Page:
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Poloniex – online trade for the most popular cryptocurrencies has suffered a hacker attack, making it lose 12.3% of all Bitcoin it held.
A month haven’t passed since exchanges were under a severe pressure from hacker attacks on all the major exchanges and services, the event that even lead the used-to-be mighty Mt.Gox to its infamous demise.
Poloniex owner Tristan D’Agosta explained the situation to the service’s users. He told that the attack was making use of the glitch when many withdrawals are made in the short period of time. When it happens, the balance becomes negative but the program that collects withdrawals still sends them to a glitched wallet.
The Poloniexs’s team reaction was fast nevertheless. On the 4th of March, when it happened, the attack was stopped and the service halt its work for a day. On the 5th the market was unfrozen and D’Agosta made an important decision – all balances were evened out to lose these 12.3%.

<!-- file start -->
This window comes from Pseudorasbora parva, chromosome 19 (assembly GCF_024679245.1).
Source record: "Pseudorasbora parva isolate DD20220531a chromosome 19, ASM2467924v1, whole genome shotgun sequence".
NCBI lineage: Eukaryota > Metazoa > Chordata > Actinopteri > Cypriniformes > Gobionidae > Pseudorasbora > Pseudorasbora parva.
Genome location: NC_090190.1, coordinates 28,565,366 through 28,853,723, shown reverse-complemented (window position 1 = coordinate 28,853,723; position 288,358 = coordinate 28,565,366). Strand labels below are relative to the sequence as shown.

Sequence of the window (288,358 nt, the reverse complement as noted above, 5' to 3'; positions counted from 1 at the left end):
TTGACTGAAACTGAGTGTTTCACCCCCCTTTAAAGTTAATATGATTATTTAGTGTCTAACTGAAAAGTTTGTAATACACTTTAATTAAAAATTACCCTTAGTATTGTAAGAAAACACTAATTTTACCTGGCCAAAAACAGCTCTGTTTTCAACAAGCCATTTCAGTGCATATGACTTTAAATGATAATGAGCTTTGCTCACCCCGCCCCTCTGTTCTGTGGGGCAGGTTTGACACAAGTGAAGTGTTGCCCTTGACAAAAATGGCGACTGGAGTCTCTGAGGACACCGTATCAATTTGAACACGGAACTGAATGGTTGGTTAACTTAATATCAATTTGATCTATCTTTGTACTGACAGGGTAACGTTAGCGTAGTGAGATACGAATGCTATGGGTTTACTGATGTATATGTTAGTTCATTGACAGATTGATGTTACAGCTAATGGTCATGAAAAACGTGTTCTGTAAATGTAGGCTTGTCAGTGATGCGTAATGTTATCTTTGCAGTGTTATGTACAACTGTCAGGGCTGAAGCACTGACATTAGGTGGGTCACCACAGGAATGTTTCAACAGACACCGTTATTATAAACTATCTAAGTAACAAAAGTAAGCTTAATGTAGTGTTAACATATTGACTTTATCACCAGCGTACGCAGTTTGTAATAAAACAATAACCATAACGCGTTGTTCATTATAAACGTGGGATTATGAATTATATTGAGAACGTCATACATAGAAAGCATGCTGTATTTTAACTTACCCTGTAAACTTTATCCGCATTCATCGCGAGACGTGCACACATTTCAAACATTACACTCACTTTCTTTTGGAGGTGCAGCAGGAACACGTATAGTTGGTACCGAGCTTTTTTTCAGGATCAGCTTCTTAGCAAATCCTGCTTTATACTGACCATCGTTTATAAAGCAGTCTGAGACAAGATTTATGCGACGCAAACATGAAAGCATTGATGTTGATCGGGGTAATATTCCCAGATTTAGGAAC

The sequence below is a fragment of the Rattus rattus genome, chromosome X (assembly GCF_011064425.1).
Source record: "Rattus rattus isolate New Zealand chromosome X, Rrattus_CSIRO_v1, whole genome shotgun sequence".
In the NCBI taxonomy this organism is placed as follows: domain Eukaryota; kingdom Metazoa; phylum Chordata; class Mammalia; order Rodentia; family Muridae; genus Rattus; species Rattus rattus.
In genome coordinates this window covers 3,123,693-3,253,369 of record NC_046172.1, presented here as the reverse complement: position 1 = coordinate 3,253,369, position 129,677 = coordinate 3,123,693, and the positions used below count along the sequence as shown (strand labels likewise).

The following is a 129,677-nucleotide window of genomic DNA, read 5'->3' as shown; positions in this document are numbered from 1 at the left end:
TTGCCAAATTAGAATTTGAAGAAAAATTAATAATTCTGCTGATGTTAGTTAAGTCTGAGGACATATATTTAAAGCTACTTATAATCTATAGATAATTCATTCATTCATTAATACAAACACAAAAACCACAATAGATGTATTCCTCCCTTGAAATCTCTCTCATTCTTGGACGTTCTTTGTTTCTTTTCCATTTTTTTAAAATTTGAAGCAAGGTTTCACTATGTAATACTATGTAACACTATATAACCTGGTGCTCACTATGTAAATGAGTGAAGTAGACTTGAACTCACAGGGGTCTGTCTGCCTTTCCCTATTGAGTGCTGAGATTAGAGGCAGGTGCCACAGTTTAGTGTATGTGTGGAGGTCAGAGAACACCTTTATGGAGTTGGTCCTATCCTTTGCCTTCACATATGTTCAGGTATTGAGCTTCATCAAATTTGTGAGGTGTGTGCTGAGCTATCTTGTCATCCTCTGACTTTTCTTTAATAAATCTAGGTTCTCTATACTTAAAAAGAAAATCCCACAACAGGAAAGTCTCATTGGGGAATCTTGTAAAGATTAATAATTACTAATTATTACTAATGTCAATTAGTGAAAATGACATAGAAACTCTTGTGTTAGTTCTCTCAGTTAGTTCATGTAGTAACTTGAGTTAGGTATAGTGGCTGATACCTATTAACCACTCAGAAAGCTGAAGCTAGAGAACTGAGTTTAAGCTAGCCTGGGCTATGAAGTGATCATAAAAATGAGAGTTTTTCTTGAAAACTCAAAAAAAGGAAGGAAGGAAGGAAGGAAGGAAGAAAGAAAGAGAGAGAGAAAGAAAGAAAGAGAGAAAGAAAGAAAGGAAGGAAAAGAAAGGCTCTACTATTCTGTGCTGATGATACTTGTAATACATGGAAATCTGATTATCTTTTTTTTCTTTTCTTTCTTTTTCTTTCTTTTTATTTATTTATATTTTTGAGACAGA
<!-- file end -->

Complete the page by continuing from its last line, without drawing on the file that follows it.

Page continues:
D’Agosta believes it was the only way for both for service to stay afloat and for all of its users to eventually return money. He thought that in case this action was not taken - people would quickly withdraw their digital coins so not to be left in these 12.3%.
However, the service fully accepted its responsibility and plans on paying out everything that was lost. Partly from their own pocket and partly by raising fees from 0.2% to 1.5%, which doesn’t exactly seem fair. Like baron Münchausen pulled himself out of a swamp by his own hair D’Agosta suggests users, who already lost money to pay some more to cover it. How one get to pull that off?
To make sure no to be fooled twice, Poloniex updated their withdrawal daemon and added a feature to check if the balance is negative before the act of withdrawal actually takes place, halting any activity on the given account.
Although the money loss was rather great, the service’s owner says that if it wasn’t for their security system, which discovered the fast leakage of digital currency from customer’s balance, the amount of stolen money could much greater. Yeah, that should calm its users down.
Most of the cryptocommunity made a positive and sympathetic response, praising D’Agosta’s ability to act calmly and quickly under such pressure. D’Agosta himself humbly apologized and proceeded to raise money to pay the debt as well as improve his service from being brought down by the way too active hackers.
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